CARBONDALE -- Southern Illinois football head coach Nick Hill announced on Monday that sophomore Stone Labanowitz will be the team's starting quarterback. A third-year player who transferred to SIU from ASA Junior College (N.Y.) a year ago, Labanowitz will make his first-career Division I start on Aug. 29 at SEMO.
Labanowitz edged out junior college transfer Karé Lyles and redshirt freshman Nic Baker in a three-way competition during training camp. As a freshman at ASA in 2017, Labanowitz competed 72 percent of his passes and led his team to a 9-1 record. He threw for 2,275 yards and 23 touchdowns, including a 495-yard effort in a win over Erie College.
In 2018, Labanowitz was SIU's third-string quarterback behind Sam Straub and Matt DeSomer. He redshirted after appearing in one game at Ole Miss and completing one pass for six yards.
"This obviously was a difficult decision because we have three quarterbacks who I feel can win football games for us, and they all three attacked this competition and process the way they should and been good teammates and good to each other," said Hill. "We went back through a whole body of work of training camp and summer workouts, and we felt Stone was the most consistent guy. He was really trending up in the last week and putting together some good practices, live sessions, scrimmages and off-the-script periods. We said it was an open competition and he earned it. I'm excited that Stone Labanowitz is our starting quarterback."
Excerpts from Nick Hill Weekly Press Conference
On the school's first soccer match that took place on Saturday night and was attended by 2,149 fans.
For the community to come out and support them like that was awesome. I know our team was excited to be there and support them. It was a great way to kick off the semester with all the new kids to come on campus and see the support of one another and how everybody kind of came together. I'm excited for them.
On the team's progress during camp:
I'm excited about the way we ended training camp. I know we're ready to go play another team. As a coach, you wish you had a few more practices, you get 25 before your first game, so we'll utilize all of those, but I know those guys are ready to compete against someone else. I'm excited about the depth we've been able to create in training camp and how this team is shaping up. Ultimately, time will tell, as we go through this long season. We have to continue to have that focus and unselfishness.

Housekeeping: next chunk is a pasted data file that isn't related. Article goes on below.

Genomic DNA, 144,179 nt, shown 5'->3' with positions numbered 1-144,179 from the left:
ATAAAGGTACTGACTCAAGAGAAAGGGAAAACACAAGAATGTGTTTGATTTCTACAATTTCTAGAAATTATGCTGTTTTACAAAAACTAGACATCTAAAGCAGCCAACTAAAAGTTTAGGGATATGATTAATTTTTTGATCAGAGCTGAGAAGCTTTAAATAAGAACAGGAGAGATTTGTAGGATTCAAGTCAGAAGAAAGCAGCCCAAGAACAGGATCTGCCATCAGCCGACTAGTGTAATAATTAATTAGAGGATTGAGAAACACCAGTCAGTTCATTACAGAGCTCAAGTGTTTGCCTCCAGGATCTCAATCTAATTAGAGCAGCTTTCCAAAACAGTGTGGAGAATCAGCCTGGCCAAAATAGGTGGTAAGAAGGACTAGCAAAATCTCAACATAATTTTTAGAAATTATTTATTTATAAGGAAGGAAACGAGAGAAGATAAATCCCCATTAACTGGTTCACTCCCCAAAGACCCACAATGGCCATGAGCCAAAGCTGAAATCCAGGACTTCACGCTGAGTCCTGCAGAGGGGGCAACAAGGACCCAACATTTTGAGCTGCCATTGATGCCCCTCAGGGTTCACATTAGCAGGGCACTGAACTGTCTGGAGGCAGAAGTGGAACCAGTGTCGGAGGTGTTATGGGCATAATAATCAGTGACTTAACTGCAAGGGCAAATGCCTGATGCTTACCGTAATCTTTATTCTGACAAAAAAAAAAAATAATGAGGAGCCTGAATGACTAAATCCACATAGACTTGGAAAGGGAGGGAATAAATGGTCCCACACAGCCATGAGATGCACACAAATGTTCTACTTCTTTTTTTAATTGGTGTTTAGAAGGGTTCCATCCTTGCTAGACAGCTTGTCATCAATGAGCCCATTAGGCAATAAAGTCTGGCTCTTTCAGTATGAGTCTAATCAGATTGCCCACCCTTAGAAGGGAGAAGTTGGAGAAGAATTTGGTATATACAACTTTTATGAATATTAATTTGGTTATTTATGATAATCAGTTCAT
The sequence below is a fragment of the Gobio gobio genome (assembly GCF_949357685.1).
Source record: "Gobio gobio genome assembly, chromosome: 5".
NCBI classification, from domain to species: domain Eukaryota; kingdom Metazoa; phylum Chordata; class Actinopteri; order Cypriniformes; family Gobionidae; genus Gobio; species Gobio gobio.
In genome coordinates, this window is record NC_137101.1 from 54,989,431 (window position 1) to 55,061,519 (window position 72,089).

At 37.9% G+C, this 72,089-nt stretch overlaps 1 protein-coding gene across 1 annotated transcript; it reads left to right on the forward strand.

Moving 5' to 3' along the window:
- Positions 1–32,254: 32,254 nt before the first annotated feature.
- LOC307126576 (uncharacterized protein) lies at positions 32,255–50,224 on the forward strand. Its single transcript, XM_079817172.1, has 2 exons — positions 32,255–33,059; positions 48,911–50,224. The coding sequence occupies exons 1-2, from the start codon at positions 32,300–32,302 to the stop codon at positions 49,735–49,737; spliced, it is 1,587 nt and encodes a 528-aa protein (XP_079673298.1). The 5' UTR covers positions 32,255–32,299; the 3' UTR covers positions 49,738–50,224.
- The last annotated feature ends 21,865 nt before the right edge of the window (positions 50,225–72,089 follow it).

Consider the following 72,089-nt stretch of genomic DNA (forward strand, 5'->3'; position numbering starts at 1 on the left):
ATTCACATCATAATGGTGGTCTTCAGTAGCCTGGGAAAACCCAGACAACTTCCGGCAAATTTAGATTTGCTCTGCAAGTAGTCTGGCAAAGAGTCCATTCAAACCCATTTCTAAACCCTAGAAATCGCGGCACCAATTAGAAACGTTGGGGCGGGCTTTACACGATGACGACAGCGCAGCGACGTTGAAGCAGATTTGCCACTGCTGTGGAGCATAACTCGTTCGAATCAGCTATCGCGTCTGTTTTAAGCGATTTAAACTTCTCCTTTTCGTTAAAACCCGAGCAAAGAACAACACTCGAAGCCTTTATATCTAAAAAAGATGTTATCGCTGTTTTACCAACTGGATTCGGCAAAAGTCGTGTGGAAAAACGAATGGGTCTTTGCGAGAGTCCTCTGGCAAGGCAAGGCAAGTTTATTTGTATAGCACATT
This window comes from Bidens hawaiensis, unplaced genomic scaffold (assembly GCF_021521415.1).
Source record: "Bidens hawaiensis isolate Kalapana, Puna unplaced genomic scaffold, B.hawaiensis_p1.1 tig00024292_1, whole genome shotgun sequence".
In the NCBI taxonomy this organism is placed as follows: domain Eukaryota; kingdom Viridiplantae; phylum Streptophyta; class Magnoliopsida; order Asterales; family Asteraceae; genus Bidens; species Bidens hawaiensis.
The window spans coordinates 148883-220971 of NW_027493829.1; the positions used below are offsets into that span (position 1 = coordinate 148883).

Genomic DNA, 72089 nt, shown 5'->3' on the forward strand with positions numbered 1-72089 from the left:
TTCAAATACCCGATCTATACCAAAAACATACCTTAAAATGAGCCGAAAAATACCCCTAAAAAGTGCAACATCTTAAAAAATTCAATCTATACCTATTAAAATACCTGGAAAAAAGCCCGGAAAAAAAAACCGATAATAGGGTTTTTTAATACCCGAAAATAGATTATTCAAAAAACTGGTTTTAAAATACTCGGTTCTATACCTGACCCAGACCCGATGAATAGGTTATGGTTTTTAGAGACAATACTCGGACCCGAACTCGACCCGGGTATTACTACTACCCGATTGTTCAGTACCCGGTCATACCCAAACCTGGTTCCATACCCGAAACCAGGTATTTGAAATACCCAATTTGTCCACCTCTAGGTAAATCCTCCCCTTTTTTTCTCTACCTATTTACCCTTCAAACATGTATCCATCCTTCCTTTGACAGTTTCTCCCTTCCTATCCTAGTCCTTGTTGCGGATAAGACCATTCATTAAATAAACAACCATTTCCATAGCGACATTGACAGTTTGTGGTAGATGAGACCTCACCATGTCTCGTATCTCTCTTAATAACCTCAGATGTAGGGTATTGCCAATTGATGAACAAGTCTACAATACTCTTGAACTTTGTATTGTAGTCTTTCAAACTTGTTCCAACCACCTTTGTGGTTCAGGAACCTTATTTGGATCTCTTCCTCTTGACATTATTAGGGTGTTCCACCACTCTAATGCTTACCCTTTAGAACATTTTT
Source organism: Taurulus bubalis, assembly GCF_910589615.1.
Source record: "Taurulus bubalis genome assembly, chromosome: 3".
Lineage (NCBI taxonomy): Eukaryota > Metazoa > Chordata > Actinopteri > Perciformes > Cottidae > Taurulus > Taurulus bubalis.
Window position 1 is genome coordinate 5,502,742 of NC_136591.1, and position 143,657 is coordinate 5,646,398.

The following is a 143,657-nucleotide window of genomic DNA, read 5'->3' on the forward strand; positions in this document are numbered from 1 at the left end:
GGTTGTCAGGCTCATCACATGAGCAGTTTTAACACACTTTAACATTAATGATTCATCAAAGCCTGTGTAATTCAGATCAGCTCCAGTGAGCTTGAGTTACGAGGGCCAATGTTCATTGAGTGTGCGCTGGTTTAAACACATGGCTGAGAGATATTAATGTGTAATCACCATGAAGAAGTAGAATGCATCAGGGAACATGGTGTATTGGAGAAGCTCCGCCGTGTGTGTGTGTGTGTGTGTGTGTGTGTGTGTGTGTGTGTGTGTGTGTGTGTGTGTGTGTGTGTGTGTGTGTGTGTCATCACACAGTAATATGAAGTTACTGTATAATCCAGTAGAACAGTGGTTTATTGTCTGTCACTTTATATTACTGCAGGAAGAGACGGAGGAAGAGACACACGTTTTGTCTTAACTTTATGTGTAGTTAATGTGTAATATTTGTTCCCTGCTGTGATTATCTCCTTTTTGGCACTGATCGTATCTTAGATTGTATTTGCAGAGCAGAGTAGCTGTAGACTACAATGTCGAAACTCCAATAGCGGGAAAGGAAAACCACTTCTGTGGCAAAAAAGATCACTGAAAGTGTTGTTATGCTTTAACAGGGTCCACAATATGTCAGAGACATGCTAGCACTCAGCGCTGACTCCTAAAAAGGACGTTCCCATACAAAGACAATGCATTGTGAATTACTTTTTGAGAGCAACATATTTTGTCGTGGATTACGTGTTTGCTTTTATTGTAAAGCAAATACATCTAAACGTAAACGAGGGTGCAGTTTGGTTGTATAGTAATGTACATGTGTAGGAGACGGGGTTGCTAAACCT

On the importance of a supporting cast around the QB:
Putting great players around your quarterback is going to make that guy look better. It starts up front. I think you have to be able to run the football to have some success at quarterback. It doesn't matter who is behind center, that philosophy won't change. Tom Brady will tell you the same thing -- if they can't run the football, I'm probably not going to be that successful. We've to be able to get the ball out quick and get it to playmakers, we've got to be able to hand it to playmakers, we have to be able to set up the play-action game with be able to run the football. I think it all starts with that and I feel good about the pieces we have at the skill positions to be able to do that. I wouldn't have been a very good quarterback if we didn't have Arkee Whitlock and Braden Jones and Alan Turner -- good receivers and a stable of running backs that played here.
On the role of backup quarterback:
Days like today are not easy for a head coach whenever players come into your program and give you everything you've got and you have to give them the news they don't want to hear. Those guys have feelings and emotions, and they all came out here with the right attitudes. They're great kids and you have to remember they're 18-to-22-year olds. A quarterback position is different. If you get passed up, you get demoted, or some young guy comes and takes your spot and you're the outside linebacker, you still know you might go in 15 to 20 plays that game as a reserve or get to be on special teams, have an impact and go make plays. As a quarterback, you can be the No. 2 and hold the clipboard the entire year, or you can be one play away and go in at SEMO in the first quarter. You need mental toughness and be able to be committed to the process. There are two of them who are going to be upset, and rightfully so. If it was clear-cut and easy, we would have made this decision a long time ago and everybody would know their roles and it would be clear. There were times when all three played the best for the day. They all have to come and prepare (to be one play away). Some people will continue to prepare for that and be ready for that moment, some will take a couple weeks off and get into their feelings just a little bit and not be prepared and not take advantage of the moment when their time is called. It can go either way.